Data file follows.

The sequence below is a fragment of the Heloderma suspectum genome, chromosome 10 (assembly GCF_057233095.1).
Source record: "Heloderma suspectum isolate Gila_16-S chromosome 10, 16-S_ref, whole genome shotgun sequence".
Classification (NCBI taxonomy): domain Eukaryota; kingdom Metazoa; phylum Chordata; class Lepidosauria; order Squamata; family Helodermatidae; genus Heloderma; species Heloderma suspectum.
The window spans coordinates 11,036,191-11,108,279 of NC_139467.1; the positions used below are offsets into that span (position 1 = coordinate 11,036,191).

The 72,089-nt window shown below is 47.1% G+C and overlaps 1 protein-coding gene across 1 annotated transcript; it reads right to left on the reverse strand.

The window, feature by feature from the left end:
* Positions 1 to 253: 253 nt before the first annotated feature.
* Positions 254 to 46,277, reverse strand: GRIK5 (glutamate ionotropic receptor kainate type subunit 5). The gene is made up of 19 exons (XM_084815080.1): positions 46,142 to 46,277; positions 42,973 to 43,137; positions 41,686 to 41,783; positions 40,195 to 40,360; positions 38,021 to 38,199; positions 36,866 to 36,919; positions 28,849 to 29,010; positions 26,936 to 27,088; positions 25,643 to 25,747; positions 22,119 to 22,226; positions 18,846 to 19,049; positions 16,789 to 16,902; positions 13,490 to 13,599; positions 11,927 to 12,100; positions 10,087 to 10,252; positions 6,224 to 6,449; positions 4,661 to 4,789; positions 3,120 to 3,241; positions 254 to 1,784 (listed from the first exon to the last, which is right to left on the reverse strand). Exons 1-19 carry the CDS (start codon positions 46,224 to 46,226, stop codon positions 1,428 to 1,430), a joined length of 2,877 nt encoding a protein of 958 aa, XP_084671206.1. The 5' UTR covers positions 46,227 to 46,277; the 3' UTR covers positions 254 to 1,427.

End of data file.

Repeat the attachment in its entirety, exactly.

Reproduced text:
The sequence below is a fragment of the Heloderma suspectum genome, chromosome 10 (assembly GCF_057233095.1).
Source record: "Heloderma suspectum isolate Gila_16-S chromosome 10, 16-S_ref, whole genome shotgun sequence".
Classification (NCBI taxonomy): domain Eukaryota; kingdom Metazoa; phylum Chordata; class Lepidosauria; order Squamata; family Helodermatidae; genus Heloderma; species Heloderma suspectum.
The window spans coordinates 11,036,191-11,108,279 of NC_139467.1; the positions used below are offsets into that span (position 1 = coordinate 11,036,191).

The 72,089-nt window shown below is 47.1% G+C and overlaps 1 protein-coding gene across 1 annotated transcript; it reads right to left on the reverse strand.

The window, feature by feature from the left end:
* Positions 1 to 253: 253 nt before the first annotated feature.
* Positions 254 to 46,277, reverse strand: GRIK5 (glutamate ionotropic receptor kainate type subunit 5). The gene is made up of 19 exons (XM_084815080.1): positions 46,142 to 46,277; positions 42,973 to 43,137; positions 41,686 to 41,783; positions 40,195 to 40,360; positions 38,021 to 38,199; positions 36,866 to 36,919; positions 28,849 to 29,010; positions 26,936 to 27,088; positions 25,643 to 25,747; positions 22,119 to 22,226; positions 18,846 to 19,049; positions 16,789 to 16,902; positions 13,490 to 13,599; positions 11,927 to 12,100; positions 10,087 to 10,252; positions 6,224 to 6,449; positions 4,661 to 4,789; positions 3,120 to 3,241; positions 254 to 1,784 (listed from the first exon to the last, which is right to left on the reverse strand). Exons 1-19 carry the CDS (start codon positions 46,224 to 46,226, stop codon positions 1,428 to 1,430), a joined length of 2,877 nt encoding a protein of 958 aa, XP_084671206.1. The 5' UTR covers positions 46,227 to 46,277; the 3' UTR covers positions 254 to 1,427.